"I can't say it strongly enough: name someone to do the research. That person can then lead the way and gain the insight to start dealing with the next set of challenges. Naming someone to be responsible is the first step to making that paradigm shift to getting started in IAQ. It can be a lot to commit to up front, but it's the way to make it happen."

One last word about building your team: incentives. Reward your employees for taking on growth and change by building incentives into actions and successes related to your IAQ goals.

3. Choose your tools. When it comes to IAQ, you need the right set of tools to diagnose what's going on in your customers' homes or business. We already test and measure other HVAC issues and problems, but with IAQ it's especially important because what we're doing is making the invisible, visible. My mantra is test, test, test and analyze, analyze, analyze — and then make your recommendations.

Learn about your options. Talk to other contractors or your manufacturer's territory managers. Attend IAQ training events or trade show presentations. Read up on what's out there; get the whole picture, not just part of a picture.

Whatever tools you choose, make sure that you're going in testing, not guessing.

"Each time one of our comfort advisors places an IAQ test and presents the report to a customer, he becomes more convinced about just how powerful this is," says Jamie Henderson, general manager, Neal Air Conditioning, Corpus Christi, TX. "He's really motivated by the fact that he can see what's going on and make a solid recommendation, and that motivation spills over into his presentation to the customer. Total sale per call is up and our customers are reassured."

William Ziebell, home comfort consultant at Metal Masters in Medford, OR, shares that view. He's seen sales growth at his rural-and suburban-based business quadruple since the company went into IAQ.

"Having a really good diagnostic program gives us credibility," Ziebell says. "It allows people to see what's in their air. And it's great to do the 'before' and 'after' test to show our customers that what we've done is really working for them. It reassures them and it separates us from the rest. We get a lot of referrals and service contracts that way."

4. Choose your products. The next step is to choose the products you'll offer as solutions to various IAQ problems.

Understanding your equipment is a vital part of IAQ. Take advantage of any training offered by manufacturers. Look for ongoing support, and a commitment to solid IAQ solutions.

In our industry, we have a commitment to our customers to not allow them to breathe bad air. Knowing our equipment — and when to recommend it — lets us fulfill that commitment.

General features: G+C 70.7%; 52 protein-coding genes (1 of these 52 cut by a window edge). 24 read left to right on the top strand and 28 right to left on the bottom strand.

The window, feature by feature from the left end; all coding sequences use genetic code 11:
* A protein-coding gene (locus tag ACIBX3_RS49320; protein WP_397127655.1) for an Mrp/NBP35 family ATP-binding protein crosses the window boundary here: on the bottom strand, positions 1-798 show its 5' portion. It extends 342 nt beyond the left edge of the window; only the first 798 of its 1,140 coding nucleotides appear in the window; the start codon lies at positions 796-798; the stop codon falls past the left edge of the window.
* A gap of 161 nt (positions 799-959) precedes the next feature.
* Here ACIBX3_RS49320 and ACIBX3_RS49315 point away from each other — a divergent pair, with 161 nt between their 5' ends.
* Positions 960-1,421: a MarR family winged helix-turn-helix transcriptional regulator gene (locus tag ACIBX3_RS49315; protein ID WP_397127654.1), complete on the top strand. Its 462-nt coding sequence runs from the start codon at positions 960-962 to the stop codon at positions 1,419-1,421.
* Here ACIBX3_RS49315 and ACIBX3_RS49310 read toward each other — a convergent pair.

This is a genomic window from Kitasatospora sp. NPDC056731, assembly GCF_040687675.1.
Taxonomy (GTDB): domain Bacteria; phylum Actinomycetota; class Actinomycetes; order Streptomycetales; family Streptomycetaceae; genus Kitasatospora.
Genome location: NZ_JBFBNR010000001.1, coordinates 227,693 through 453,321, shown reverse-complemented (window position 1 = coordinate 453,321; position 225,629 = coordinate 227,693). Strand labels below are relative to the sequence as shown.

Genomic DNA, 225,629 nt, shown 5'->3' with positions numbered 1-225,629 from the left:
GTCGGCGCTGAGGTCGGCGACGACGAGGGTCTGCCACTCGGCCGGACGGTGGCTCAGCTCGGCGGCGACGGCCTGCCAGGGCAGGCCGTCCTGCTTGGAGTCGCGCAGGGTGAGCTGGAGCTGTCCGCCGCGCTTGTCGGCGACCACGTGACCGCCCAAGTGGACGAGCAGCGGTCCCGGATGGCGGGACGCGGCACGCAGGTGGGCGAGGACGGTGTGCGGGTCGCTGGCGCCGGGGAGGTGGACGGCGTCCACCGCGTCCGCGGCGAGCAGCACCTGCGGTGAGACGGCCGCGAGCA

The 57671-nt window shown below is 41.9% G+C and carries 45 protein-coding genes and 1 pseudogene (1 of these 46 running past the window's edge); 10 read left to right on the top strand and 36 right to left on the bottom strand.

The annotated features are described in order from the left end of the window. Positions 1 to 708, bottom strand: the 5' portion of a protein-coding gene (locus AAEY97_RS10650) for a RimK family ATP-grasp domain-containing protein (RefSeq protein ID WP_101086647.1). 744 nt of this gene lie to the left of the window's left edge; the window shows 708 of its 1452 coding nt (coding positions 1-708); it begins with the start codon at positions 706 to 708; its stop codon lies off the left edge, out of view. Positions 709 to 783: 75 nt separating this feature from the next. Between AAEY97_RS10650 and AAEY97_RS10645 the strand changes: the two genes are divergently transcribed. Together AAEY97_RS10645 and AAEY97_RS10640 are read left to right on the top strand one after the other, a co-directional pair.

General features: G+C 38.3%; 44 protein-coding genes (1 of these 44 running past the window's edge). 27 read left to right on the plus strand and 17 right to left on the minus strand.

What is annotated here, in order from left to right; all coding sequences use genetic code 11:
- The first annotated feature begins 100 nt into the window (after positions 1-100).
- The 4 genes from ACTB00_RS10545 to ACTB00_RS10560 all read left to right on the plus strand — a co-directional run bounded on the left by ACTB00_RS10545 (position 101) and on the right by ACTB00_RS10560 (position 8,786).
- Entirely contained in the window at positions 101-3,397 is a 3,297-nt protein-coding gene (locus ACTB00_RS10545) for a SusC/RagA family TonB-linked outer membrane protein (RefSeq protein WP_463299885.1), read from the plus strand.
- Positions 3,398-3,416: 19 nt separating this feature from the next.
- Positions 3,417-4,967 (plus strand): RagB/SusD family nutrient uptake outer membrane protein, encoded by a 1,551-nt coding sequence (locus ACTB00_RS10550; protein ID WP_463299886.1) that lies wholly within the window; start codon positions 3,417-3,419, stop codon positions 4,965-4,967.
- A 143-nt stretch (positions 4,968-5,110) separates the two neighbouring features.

"With IAQ it's vital that you do your homework and understand the difference between the products out there and how best to help your customer depending on their situation," Lyman says. "You need to know it from several perspectives — the health perspective, which products are the easiest to install, what the maintenance issues are, and which ones are most cost-effective from both the business and customer service standpoints."

5. Gain confidence, educate, and train. This should go without saying but I'm going to say it anyway: don't underestimate the importance of this step.

If you want to get started in IAQ, you must give yourself and your team the confidence and the know-how to get in front of your customers. You can have the most whiz-bang tools and products available on earth, but if you or your team isn't sure about the why and how, they'll sit on the shelf — and that won't help a single customer, or make you a single dime.

There are many solid IAQ training and certification resources: national indoor air quality or environmental agencies, HVACIAQ manufacturers, and programs at regional and national HVAC conventions, to name a few. My team and I take advantage of as many of these as possible.

Robert Freeman, president and sales manager, Fenix Heating and Cooling, Wichita, KS, is a firm believer in ongoing IAQ training.

"When we started IAQ two and a half years ago, we didn't have an IAQ champion," Freeman says. "We had to develop one. We attended training sessions and began to develop a methodology out of that training. Without the training, you limit yourself in your ability to take IAQ out to your customer."

Freeman is straightforward about the commitment that's necessary to getting started in IAQ.

"I tell people from my own experience that when it comes to IAQ, you must fully stick with it," Freeman says. "You must believe in it and get out there with it — spend the money and, especially, spend the time to do it right."

Robert's experience echoes what Joe Henry taught me all those years ago. Putting aside our egos and saying we don't know allows us to go out and get whatever new information is out there for us. That way you don't go out there doing today's business with yesterday's ideas. That will put you out of business tomorrow.

Getting There From Here
No one article can cover every situation for every contractor. But based on many conversations and plenty of hands-on experience, you will find yourself on your way to building a healthy IAQ business by following the five steps outlined above.

Here's wishing you good business and clean, healthy air for your customers.

Larry Taylor is president and owner of AirRite Air Conditioning in Fort Worth, TX. He started in the HVAC business in 1965 and attended Oklahoma State Tech before working for TDIndustries for 19 years. He became owner of AirRite in 1990; in 2004, AirRite was named Contracting Business magazine's 2004 Residential Contractor of the Year. Taylor and the other contractors interviewed for this article are using the AirAdvice® HVAC-IAQ Program to grow their IAQ business. For more information, visit